Some of my favorites parts in the Harry Potter series have involved the interpersonal conflict among Harry and his friends. J.K. Rowling does a tremendous job capturing the drama, emotions and uncertainty of adolescent amorousness. I’m still enjoying The Half-Blood Prince and know that things will really start picking up as I’ve past the halfway point of the book.
Below are some thoughts from chapters 13-18 of The Half-Blood Prince.
Orphans and Widows
One of the most challenging verses in the Bible comes from the first chapter of James.
Religion that God our Father accepts as pure and faultless is this: to look after orphans and widows in their distress and to keep oneself from being polluted by the world.
I know a lot of Christians, myself included, who do their best to keep from being polluted by the world. Unfortunately a lot of Christians, myself included, don’t put any effort into helping orphans or widows. Voldemort started his life as an orphan and grew up in a stark orphanage. Who knows, if someone had been willing to love and care for Tom Riddle, perhaps he wouldn’t have grown into the Dark Lord. The call to care for orphans and widows is clear; how to accomplish that feat, though, isn’t as clear. It starts with just being aware that there are people in need and doing what we can to help. It could be as simple as praying for all those in need or sponsoring a World Vision child. If we refuse to help an orphan we won’t create the next Voldemort, but we will be ignoring God’s heart.
I love the trick Harry pulls on Ron: tricking Ron into thinking he drank Felix Felicis, the good luck potion. Ron just needed an extra kick to believe in himself and raise his confidence. With that added confidence, Ron was able play his best game of Quidditch ever. Confidence is a great thing; it helps us believe we can accomplish the plans laid before us. It’s important, though, to remember that our confidence doesn’t lie in ourselves but in Christ. It’s because of what Christ has done and is doing that we can be confident. On my own I am a selfish nerd who would rather sit at home by himself than engage with people and direct them towards Jesus. With Christ, though, I am confident that my life has purpose and serving others in ministry not only helps me be selfless but also impacts the lives of others. We can’t be like the Emperor whose overconfidence was his weakness, but we can’t be like Ron either, whose lack of confidence kept him from being effective. With Jesus as our confidence, we can find the right balance be who we were called to be.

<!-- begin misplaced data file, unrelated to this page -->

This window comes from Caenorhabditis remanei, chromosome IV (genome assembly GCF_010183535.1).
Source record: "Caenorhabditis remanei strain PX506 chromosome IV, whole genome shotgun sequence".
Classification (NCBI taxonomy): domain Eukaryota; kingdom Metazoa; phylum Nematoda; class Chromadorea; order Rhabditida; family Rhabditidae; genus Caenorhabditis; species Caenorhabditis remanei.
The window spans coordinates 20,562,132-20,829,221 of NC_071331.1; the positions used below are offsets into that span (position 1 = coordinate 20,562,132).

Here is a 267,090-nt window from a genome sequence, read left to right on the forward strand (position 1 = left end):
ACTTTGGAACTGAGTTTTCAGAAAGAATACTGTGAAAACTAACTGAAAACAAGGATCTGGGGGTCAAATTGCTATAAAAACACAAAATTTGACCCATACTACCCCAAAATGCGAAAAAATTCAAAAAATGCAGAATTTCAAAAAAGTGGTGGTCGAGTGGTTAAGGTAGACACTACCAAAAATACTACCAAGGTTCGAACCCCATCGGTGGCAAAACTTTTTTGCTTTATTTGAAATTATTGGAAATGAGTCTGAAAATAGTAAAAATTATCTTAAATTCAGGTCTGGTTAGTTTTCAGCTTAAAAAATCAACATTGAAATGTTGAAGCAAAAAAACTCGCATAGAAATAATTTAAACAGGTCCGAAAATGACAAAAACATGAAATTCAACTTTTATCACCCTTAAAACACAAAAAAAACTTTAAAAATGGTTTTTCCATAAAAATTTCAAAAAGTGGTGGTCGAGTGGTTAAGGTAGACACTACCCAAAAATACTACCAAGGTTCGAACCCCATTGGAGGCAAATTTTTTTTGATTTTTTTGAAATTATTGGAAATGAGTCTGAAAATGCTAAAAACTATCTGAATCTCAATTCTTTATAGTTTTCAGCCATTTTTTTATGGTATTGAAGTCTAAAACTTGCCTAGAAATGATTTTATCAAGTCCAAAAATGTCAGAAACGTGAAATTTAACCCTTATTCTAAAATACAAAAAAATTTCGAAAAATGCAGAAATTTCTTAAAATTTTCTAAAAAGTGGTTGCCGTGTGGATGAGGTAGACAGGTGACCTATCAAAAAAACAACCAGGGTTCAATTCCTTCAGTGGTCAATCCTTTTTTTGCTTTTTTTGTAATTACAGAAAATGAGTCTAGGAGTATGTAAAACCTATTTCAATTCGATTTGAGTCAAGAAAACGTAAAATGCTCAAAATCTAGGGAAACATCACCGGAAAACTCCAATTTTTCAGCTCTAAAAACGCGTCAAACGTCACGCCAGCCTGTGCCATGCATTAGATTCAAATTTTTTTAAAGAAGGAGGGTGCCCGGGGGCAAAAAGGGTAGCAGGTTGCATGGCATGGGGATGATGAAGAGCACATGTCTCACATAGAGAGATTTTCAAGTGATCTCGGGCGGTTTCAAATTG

I’ve asked my readers to keep any comments about Harry Potter spoiler-free. I haven’t read any of the books nor seen any of the movies. I really don’t have any idea what happens in the story except for a few things. When The Deathly Hallows first came out, I remember reading a little bit about the epilogue. I don’t know what happens between Harry and Voldemort or how things eventually shake out for the wizarding world. Actually, I really only know one thing; let’s just say that if Harry, Ginny, Ron and Hermione were on Facebook I know what their relational statuses would say. Armed with that knowledge, it was fun to see those four interacting in these chapters, going back and forth with their feelings and each other. Harry, Ginny, Ron and Hermione had no idea where their futures would lead which, looking back, makes their presents seem somewhat laughable. We also have no idea where our futures will lead but there’s a good chance, somewhere down the road, we’ll look back on our current seasons of life and chuckle. Current trials may seem big but, over time, they become the seasons that shape us.
Harry Potter is great because Rowling takes time to develop her characters and their relationships. Sure, I’d love to see how the final battle eventually plays out, but I know I’ll care more about that final battle and its consequences because I’m invested in its participants.
What thoughts do you have from chapters 13-18 of The Half-Blood Prince?